Make a meditation retreat your New Year’s resolution

By Nelle Oosterom, Chair of Winnipeg Insight Meditation Group

If you are new to meditation, or have never sat in meditation for any extended period of time, the idea of participating in a retreat for even one day might seem daunting.

There are lots of reasons for why you might think that: “My back will hurt.” “I’ve never sat for longer than half an hour.” “I can’t stay stay in silence for that long.” “My family needs me.” “I can’t afford it.” “I can’t fit it into my schedule.” Etc.

I recall having a lot of anxiety about suffering physical pain when I undertook my first retreat in 1995. It was a weekend residential mindfulness retreat in St. Boniface at what was then an Oblate Sisters convent and it was led by Calgary-based teacher Shirley Johannesen.

In fact, I did experience a lot of bodily discomfort while on the retreat — aching back, throbbing head, screaming knees, and churning stomach. The instructions were to stay with the pain and simply notice how the sensations of the body tend to shift, move, expand, contract, disappear and return. That there was an alternative to resisting or fighting discomfort — that pain could actually be accepted as an object of interest and exploration — was new to me. So a change in attitude could transform pain into being not such a big deal. Who knew?

Mindfulness also exposed a lot of useless and/or harmful mental activity. And my quirky sense of humour got the better of me at one point. While engaged in mindful eating I erupted into an uncontrollable fit of giggling, with tears streaming down my face. This broke the silence so badly that Shirley came up behind me, gently put her hands on my shoulders and asked if I was alright. “It’s OK, to let it happen,” she said with great compassion. “Just know that it’s happening.”

I hung my head in shame, convinced that I was surely the world’s worst meditator!

Just before the retreat ended, Shirley warned us that because we were not used to practising mindfulness, we would be in a sensitive emotional state for several days.  She advised us to treat ourselves as if we were recovering from a broken leg.

She was right. No sooner was my mind released from the discipline of practice, than it started chattering incessantly. My energy levels surged, as if sparks were flying off of me.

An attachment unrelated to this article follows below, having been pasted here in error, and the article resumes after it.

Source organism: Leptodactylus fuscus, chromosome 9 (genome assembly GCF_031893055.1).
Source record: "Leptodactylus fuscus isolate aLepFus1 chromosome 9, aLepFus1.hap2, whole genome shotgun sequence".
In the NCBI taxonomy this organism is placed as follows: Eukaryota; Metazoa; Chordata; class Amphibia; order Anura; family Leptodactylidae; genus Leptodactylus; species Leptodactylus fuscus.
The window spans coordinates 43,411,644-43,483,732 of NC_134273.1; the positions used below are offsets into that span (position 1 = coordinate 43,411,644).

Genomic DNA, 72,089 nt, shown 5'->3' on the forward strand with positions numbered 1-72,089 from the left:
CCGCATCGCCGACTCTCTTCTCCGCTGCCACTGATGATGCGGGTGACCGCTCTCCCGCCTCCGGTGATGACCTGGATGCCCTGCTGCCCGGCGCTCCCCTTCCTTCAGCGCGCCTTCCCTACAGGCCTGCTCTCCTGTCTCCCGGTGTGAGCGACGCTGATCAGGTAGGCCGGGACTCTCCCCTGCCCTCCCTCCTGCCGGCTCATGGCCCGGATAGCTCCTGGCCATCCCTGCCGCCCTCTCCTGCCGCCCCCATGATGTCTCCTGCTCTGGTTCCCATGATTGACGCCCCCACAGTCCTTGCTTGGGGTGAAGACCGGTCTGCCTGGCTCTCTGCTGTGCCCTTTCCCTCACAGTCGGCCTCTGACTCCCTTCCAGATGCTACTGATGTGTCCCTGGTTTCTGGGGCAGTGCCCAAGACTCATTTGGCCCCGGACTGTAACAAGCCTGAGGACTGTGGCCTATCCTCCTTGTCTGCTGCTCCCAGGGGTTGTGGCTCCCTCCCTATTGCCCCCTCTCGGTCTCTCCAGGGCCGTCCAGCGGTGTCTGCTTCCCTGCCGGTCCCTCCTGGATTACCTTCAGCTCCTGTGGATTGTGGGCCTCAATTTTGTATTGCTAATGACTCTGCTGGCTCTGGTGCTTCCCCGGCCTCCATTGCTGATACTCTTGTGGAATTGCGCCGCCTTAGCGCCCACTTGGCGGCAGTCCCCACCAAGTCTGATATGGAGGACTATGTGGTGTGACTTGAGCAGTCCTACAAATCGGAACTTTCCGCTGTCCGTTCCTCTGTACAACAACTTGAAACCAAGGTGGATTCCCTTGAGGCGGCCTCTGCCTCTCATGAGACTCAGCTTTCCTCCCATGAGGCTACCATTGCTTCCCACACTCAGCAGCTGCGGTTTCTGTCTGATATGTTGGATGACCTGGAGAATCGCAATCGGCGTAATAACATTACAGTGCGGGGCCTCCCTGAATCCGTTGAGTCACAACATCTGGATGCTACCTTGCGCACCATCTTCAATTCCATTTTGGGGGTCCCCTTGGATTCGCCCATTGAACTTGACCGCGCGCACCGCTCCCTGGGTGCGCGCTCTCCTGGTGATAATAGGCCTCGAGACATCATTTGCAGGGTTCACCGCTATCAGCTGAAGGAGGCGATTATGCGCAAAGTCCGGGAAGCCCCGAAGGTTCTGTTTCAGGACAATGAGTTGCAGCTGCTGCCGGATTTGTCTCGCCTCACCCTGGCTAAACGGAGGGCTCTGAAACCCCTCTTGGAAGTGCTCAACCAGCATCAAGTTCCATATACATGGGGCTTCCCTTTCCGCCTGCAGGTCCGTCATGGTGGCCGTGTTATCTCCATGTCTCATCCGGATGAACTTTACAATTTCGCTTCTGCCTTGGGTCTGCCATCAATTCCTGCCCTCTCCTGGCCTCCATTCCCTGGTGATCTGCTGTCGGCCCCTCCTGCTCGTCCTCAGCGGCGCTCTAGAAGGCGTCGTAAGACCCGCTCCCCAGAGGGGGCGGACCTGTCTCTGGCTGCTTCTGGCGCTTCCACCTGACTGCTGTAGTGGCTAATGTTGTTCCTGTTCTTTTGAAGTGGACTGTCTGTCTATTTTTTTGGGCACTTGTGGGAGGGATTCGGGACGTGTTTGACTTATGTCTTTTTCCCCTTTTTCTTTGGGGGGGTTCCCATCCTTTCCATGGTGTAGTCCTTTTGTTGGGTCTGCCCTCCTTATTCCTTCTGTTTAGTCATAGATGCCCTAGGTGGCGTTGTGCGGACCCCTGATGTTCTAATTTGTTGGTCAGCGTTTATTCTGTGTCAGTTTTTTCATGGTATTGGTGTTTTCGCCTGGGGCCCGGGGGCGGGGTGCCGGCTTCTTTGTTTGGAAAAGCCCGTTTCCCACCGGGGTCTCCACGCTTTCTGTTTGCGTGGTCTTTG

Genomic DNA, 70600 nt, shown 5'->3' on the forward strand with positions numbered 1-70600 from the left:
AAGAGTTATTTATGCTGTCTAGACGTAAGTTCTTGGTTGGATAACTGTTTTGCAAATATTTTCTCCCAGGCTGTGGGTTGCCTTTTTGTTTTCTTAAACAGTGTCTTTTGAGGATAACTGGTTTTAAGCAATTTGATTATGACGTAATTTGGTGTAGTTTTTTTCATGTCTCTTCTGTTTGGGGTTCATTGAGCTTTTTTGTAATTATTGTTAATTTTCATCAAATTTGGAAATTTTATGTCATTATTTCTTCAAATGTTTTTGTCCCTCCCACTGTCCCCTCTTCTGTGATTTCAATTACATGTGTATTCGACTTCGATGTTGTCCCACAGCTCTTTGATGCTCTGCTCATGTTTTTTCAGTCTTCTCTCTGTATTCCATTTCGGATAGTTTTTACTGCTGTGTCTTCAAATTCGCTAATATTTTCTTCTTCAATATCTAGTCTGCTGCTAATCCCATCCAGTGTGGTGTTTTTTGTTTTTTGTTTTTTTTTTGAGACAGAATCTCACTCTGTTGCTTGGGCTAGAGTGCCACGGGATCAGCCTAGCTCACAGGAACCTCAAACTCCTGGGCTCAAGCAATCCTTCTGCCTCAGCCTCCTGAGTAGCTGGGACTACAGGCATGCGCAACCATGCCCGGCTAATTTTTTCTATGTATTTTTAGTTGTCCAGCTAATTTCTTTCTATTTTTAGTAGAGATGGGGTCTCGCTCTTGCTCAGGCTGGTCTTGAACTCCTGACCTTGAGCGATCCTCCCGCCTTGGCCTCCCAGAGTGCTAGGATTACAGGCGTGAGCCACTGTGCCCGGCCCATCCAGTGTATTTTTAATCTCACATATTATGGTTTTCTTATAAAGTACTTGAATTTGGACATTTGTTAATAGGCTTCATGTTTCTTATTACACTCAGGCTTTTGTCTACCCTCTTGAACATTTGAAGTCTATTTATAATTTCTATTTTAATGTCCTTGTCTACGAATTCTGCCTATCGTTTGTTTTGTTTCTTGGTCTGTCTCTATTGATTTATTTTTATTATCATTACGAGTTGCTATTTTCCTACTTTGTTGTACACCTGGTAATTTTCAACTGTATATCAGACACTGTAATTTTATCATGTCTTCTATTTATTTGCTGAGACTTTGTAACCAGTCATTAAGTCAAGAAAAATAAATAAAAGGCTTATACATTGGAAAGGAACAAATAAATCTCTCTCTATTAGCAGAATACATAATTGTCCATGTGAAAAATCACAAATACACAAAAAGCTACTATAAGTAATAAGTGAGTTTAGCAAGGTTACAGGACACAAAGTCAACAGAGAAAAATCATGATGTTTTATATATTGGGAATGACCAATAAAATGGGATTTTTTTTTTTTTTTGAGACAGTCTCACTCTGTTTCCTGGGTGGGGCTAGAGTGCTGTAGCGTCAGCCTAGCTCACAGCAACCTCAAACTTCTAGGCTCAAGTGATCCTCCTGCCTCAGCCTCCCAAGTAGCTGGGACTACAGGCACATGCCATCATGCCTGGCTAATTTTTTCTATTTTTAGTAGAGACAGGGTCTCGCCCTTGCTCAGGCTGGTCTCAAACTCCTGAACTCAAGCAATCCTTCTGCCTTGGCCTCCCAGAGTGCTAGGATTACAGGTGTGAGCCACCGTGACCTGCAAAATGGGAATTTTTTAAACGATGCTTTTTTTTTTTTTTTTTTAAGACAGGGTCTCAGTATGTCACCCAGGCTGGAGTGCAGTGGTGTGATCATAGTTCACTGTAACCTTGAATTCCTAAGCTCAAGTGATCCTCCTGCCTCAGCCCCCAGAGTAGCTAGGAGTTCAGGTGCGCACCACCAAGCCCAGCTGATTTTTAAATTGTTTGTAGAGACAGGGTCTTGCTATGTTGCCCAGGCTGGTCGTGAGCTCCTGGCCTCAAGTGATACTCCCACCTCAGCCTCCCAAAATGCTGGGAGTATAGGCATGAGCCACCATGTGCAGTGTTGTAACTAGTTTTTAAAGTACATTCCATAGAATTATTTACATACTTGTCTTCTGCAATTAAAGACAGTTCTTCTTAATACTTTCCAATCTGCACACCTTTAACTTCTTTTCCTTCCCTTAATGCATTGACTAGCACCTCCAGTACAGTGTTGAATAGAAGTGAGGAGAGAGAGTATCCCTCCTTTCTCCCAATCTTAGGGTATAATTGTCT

In the days that followed, I noticed my awareness was quite sharp and I took some pride in this. When I became annoyed about something, I was able to watch the annoyance and feel it dissolve. Feeling rather liberated, I thought, “Hey, I’ve got this mindfulness thing now, I can handle anything that comes up.”

With my new-found arrogance, I made the mistake of pushing the dharma onto a friend. She grumpily told me to stop preaching at her. Disappointed and angry, my next journal entry read: “Will the suffering ever stop?” Then came the realization that the path of liberation includes suffering — Noble Suffering, the Buddha called it — as we peel back and confront layer upon layer of conditioned personality.

The impact of that first retreat spurred me on to undertake many more retreats in many locations with many teachers. Over time, the contrast between life on retreat and life off retreat became less stark as I incorporated mindfulness into my daily life.

Nowadays time in retreat is largely about refining what I already know, and toning my “mindfulness muscles.” And over the past twenty years, I’ve been especially fortunate to sit with Sharda Rogell, a senior teacher with Spirit Rock Insight Meditation Centre in California, when she is in Saskatchewan to lead retreats.

For me, retreat participation has been the foundation for training my mind. The fact that I’ve had so much retreat opportunity has been among the greatest blessings of my life.

That said, I would like now to share information about upcoming retreats in 2018, both here in Winnipeg, in Saskatchewan (which is just a day’s drive away) and British Columbia.

With Winnipeg Insight Meditation Group:

January 6 — Lovingkindness Day of Mindfulness at St. Peter’s Anglican Church. (Note: This retreat is limited to 35 and is full, but participation may still be possible if you put yourself on the waiting list).

June 8 — Golden Buddha Day of Mindfulness at St. Benedict’s Monastery. Registration details will be on this website in May.

September 28 to 30 — Weekend residential retreat at St. Benedict’s Monastery. Registration details will be on this website in August.

With Insight and Mindfulness groups In Saskatchewan and British Columbia

January 25-30 — A five day residential retreat in Saskatoon with Insight teacher Susie Harrington.

March 9-11 — A non-residential retreat with Insight teacher Howard Cohn in Regina.

March 23-25 — A weekend mindfulness retreat in the tradition of Thich Nhat Hanh led by Dharma teacher Michael Ciborski in Saskatoon. or email to register.

May 25-27 — A weekend residential retreat with Insight teacher Adrianne Ross.

May 25-June 1 — A week-long residential retreat with Insight teacher Steve Armstrong in Nanaimo, B.C.

October 9-14 — A five-day residential retreat with Insight teacher Sharda Rogell in Moose Jaw.

October 26-28 — A weekend residential/non-residential retreat in Saskatoon with Mindfulness teacher Bob Stahl.


March 10-15 — Recreating the Heart of Compassion, a five-day residential retreat at St. Benedict’s Monastery in Winnipeg with Mindfulness teacher Dawn MacDonald and Yoga teacher Jonathan Austman.

Also, check out the B.C. Insight Meditation Society, the Calgary Insight Meditation Society, and the Edmonton Mindfulness Group for their retreat schedules.